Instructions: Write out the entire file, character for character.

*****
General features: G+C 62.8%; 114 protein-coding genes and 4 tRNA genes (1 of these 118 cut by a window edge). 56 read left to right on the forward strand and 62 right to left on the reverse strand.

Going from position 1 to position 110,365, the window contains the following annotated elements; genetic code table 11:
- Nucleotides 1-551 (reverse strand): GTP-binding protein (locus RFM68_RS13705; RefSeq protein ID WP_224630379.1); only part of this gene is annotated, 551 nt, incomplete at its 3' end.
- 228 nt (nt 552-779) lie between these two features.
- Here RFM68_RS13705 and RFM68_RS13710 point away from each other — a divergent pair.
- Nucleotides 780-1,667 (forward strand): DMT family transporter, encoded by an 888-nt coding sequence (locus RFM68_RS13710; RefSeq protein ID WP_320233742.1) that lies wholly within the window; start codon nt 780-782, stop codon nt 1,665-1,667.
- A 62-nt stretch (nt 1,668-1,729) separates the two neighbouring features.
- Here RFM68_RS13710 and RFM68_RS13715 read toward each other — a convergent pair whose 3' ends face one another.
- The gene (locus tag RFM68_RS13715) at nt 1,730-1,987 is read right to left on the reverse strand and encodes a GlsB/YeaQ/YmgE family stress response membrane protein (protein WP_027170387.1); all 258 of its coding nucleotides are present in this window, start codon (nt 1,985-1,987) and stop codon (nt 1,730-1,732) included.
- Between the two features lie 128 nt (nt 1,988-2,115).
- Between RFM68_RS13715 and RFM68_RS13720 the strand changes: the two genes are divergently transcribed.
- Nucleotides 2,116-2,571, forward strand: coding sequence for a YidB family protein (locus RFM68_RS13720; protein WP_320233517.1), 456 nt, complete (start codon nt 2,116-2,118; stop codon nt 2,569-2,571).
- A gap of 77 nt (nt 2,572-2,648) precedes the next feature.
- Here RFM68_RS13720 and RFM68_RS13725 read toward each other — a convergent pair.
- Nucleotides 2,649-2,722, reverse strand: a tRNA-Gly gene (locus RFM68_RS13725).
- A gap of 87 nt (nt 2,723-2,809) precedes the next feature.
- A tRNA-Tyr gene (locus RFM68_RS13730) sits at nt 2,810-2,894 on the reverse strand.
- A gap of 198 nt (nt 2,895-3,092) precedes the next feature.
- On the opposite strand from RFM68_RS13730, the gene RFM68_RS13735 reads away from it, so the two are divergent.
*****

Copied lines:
General features: G+C 62.8%; 114 protein-coding genes and 4 tRNA genes (1 of these 118 cut by a window edge). 56 read left to right on the forward strand and 62 right to left on the reverse strand.

Going from position 1 to position 110,365, the window contains the following annotated elements; genetic code table 11:
- Nucleotides 1-551 (reverse strand): GTP-binding protein (locus RFM68_RS13705; RefSeq protein ID WP_224630379.1); only part of this gene is annotated, 551 nt, incomplete at its 3' end.
- 228 nt (nt 552-779) lie between these two features.
- Here RFM68_RS13705 and RFM68_RS13710 point away from each other — a divergent pair.
- Nucleotides 780-1,667 (forward strand): DMT family transporter, encoded by an 888-nt coding sequence (locus RFM68_RS13710; RefSeq protein ID WP_320233742.1) that lies wholly within the window; start codon nt 780-782, stop codon nt 1,665-1,667.
- A 62-nt stretch (nt 1,668-1,729) separates the two neighbouring features.
- Here RFM68_RS13710 and RFM68_RS13715 read toward each other — a convergent pair whose 3' ends face one another.
- The gene (locus tag RFM68_RS13715) at nt 1,730-1,987 is read right to left on the reverse strand and encodes a GlsB/YeaQ/YmgE family stress response membrane protein (protein WP_027170387.1); all 258 of its coding nucleotides are present in this window, start codon (nt 1,985-1,987) and stop codon (nt 1,730-1,732) included.
- Between the two features lie 128 nt (nt 1,988-2,115).
- Between RFM68_RS13715 and RFM68_RS13720 the strand changes: the two genes are divergently transcribed.
- Nucleotides 2,116-2,571, forward strand: coding sequence for a YidB family protein (locus RFM68_RS13720; protein WP_320233517.1), 456 nt, complete (start codon nt 2,116-2,118; stop codon nt 2,569-2,571).
- A gap of 77 nt (nt 2,572-2,648) precedes the next feature.
- Here RFM68_RS13720 and RFM68_RS13725 read toward each other — a convergent pair.
- Nucleotides 2,649-2,722, reverse strand: a tRNA-Gly gene (locus RFM68_RS13725).
- A gap of 87 nt (nt 2,723-2,809) precedes the next feature.
- A tRNA-Tyr gene (locus RFM68_RS13730) sits at nt 2,810-2,894 on the reverse strand.
- A gap of 198 nt (nt 2,895-3,092) precedes the next feature.
- On the opposite strand from RFM68_RS13730, the gene RFM68_RS13735 reads away from it, so the two are divergent.